Taking a Broad Approach

By Samuel Greengard Print this article Print

Governance, risk management and compliance are increasingly woven into all aspects of business, so it’s vital for management to understand the complexities involved in this issue.

Taking a Broad Approach

One organization that’s taking a broad approach to GRC is the Northern Ireland Civil Service (NICS). The government organization has more than 25,000 civil servants delivering key services, as well as economic and social policy data, to government ministers and citizens throughout the country. Protecting sensitive data and records while adhering to regulatory requirements, including the U.K.’s Data Protection and Freedom of Information acts, is vital, says Mike Beare, project manager in the Department of Finance and Personnel.

NICS data resides in a tangle of documents and systems that involve 11 government departments and more than 250 sites. Using Hewlett-Packard TRIM records management software, NICS has built a single virtual data repository known as Records NI (Northern Ireland).

The system contains both structured and unstructured data—including more than 9 million documents and information about email accounts, network devices and hard disks. It allows the agency to control who may access information, and also tracks documents and how they’re used and shared.

What’s more, the Records NI system makes it easier to pull up needed information—whether it has originated from a journalist submitting a Freedom of Information Act request or a government official asking for legislative records. Beare says that the system has helped NICS achieve a much higher level of compliance while improving overall workflows.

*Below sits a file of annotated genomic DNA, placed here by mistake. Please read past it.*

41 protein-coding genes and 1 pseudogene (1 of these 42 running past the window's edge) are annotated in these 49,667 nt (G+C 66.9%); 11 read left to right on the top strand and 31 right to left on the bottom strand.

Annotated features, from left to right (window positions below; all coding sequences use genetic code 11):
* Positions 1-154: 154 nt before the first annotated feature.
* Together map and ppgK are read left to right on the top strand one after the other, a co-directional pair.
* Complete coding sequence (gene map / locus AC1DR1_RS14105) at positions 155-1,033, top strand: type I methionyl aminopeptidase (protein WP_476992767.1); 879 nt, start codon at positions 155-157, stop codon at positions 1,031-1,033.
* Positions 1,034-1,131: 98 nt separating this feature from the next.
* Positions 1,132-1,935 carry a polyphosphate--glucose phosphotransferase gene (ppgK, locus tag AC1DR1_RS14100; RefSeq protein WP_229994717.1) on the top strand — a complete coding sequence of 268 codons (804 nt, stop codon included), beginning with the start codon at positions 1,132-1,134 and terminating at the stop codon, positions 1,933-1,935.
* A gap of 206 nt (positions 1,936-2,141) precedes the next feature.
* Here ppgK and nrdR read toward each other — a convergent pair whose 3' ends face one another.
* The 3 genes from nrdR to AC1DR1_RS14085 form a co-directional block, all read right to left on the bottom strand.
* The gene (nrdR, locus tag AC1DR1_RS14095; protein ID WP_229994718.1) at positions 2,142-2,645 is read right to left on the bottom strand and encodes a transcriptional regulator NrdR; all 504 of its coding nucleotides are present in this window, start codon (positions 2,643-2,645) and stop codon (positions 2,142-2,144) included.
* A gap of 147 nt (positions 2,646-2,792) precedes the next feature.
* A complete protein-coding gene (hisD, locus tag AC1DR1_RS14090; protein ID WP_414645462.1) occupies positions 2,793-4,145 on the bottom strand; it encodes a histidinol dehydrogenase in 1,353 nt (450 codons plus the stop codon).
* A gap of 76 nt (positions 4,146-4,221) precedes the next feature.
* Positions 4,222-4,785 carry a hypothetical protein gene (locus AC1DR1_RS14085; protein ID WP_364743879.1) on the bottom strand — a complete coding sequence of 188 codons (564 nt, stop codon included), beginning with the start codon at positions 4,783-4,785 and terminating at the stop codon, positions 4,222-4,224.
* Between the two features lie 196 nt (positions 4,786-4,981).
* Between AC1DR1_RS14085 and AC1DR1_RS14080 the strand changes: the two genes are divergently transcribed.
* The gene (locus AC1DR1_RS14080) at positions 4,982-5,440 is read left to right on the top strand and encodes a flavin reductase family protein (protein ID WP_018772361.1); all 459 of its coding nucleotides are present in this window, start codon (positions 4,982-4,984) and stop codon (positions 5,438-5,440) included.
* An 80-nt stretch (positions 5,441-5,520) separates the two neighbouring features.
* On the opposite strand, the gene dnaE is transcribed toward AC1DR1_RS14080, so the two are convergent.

A Holistic Approach

Accenture’s Dyson says that, ultimately, effective GRC revolves around well-defined processes, the right tools and technologies, and ensuring that employees and partners are trustworthy and educated about the risks inherent in today’s business environment. “GRC should be thought of as a way to bring information together from a variety of different sources,” he says. “The objective is to create a dashboard with all the information needed for GRC management.” 

A holistic approach to GRC is critical, ZeroPoint’s Ulsch adds. Businesses must undergo a comprehensive audit of systems and processes to build a strategy and solution that spans the business and IT sides of the enterprise. In some cases, he says, it’s helpful to unleash security experts or hire white-knight hackers who attempt to break into systems, steal data and identify vulnerabilities.

Ulsch believes that organizations usually benefit by wresting control of GRC away from the executive who directs security and placing it in the domain of an audit and risk committee. In a similar fashion, a chief risk officer who reports to the board or a general council rather than to the CEO creates much-needed independence, he adds.

In the end, compliance is about managing risk in the best possible way. “Often overlooked is the fact that you can be in total compliance with a regulation or requirement but still face a related problem that can undermine or destroy a business,” Ulsch explains. “It’s important to look beyond specific tools and create an entire GRC framework that addresses all types of systems, processes and data. Successful organizations think of the ‘g’ and the ‘c’ as lower-case letters and the ‘R” as a capital letter. Risk is at the center of everything.” "

This article was originally published on 2011-09-30
Samuel Greengard is a freelance writer for Baseline.
eWeek eWeek

Have the latest technology news and resources emailed to you everyday.